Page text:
Anti-pelagian Writings by St. Augustine
Chapter 16 [VII.]--Paul Fought, But God Gave the Victory: He Ran, But God Showed Mercy.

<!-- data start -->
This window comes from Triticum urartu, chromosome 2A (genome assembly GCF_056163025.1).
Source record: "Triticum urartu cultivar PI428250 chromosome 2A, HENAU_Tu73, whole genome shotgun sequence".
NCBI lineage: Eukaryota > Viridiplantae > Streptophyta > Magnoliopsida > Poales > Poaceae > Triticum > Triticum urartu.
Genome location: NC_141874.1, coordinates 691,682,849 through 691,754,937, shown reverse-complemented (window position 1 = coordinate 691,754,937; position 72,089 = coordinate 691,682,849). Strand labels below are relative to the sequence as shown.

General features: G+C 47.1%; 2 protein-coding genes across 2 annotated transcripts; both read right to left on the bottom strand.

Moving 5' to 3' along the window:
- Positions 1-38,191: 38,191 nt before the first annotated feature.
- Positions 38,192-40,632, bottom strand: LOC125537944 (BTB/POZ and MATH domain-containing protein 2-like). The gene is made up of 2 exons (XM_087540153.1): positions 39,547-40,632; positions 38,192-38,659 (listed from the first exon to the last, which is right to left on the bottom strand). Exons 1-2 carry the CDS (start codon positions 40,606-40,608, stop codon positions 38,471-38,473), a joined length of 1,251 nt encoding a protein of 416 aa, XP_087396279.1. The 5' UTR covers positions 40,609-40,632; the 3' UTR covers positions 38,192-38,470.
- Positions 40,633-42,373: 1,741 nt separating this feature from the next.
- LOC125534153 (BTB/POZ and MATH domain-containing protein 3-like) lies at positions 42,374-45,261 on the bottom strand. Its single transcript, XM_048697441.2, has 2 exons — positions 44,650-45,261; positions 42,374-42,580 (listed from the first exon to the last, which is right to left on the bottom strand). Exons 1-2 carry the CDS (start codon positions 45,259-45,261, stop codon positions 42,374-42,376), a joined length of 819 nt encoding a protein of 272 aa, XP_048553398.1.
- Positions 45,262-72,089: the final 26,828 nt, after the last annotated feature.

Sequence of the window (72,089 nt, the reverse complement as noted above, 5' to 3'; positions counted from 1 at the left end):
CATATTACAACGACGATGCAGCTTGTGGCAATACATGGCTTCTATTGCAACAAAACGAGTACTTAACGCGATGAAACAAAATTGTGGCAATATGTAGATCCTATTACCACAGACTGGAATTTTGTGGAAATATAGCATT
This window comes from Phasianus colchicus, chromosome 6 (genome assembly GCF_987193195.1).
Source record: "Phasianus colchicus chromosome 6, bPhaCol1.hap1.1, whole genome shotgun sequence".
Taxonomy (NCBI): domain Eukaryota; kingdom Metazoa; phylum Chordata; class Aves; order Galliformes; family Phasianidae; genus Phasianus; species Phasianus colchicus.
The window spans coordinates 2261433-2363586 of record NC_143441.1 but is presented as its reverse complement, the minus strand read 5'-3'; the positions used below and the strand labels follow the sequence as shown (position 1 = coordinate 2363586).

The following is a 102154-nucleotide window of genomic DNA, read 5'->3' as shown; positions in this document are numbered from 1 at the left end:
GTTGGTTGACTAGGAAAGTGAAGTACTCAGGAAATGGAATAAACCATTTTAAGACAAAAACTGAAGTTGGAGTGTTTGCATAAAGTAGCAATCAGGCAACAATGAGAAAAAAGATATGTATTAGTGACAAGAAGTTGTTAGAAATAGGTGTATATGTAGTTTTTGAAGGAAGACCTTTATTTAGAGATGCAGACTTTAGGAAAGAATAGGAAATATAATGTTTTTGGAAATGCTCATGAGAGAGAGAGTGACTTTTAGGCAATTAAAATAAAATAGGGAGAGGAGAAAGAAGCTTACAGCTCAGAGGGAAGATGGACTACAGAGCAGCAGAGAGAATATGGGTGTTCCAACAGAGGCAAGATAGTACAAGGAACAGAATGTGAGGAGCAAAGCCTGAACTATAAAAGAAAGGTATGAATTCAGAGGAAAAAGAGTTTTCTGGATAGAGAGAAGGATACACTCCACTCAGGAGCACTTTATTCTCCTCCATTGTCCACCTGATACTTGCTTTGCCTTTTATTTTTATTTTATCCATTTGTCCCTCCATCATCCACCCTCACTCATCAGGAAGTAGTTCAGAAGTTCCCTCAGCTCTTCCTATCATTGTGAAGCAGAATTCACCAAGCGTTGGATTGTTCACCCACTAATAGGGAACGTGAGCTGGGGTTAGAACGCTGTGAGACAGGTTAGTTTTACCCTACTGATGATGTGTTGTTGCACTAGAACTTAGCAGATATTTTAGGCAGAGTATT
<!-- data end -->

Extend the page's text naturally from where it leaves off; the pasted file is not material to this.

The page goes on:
Let us, therefore, consider those very merits of the Apostle Paul which he said the Righteous Judge would recompense with the crown of righteousness; and let us see whether these merits of his were really his own -- I mean, whether they were obtained by him of himself, or were the gifts of God. |I have fought,| says he, |the good fight; I have finished my course; I have kept the faith.| Now, in the first place, these good works were nothing, unless they had been preceded by good thoughts. Observe, therefore, what he says concerning these very thoughts. His words, when writing to the Corinthians, are: |Not that we are sufficient of ourselves to think anything as of ourselves; but our sufficiency is of God.| Then let us look at each several merit. |I have fought the good fight.| Well, now, I want to know by what power he fought. Was it by a power which he possessed of himself, or by strength given to him from above? It is impossible to suppose that so great a teacher as the apostle was ignorant of the law of God, which proclaims the following in Deuteronomy: |Say not in thine heart, My own strength and energy of hand hath wrought for me this great power; but thou shalt remember the Lord thy God, how it is He that giveth thee strength to acquire such power.| And what avails |the good fight,| unless followed by victory? And who gives the victory but He of whom the apostle says himself, |Thanks be to God, who giveth us the victory through our Lord Jesus Christ|? Then, in another passage, having quoted from the Psalm these words: |Because for Thy sake we are killed all the day long; we are accounted as sheep for slaughter,| he went on to declare: |Nay, in all these things we are more than conquerors, through Him that loved us.| Not by ourselves, therefore, is the victory accomplished, but by Him who hath loved us. In the second clause he says, |I have finished my course.| Now, who is it that says this, but he who declares in another passage, |So then it is not of him that willeth, nor of him that runneth, but of God that showeth mercy.| And this sentence can by no means be transposed, so that it could be said: It is not of God, who showeth mercy, but of the man who willeth and runneth. If any person be bold enough to express the matter thus, he shows himself most plainly to be at issue with the apostle.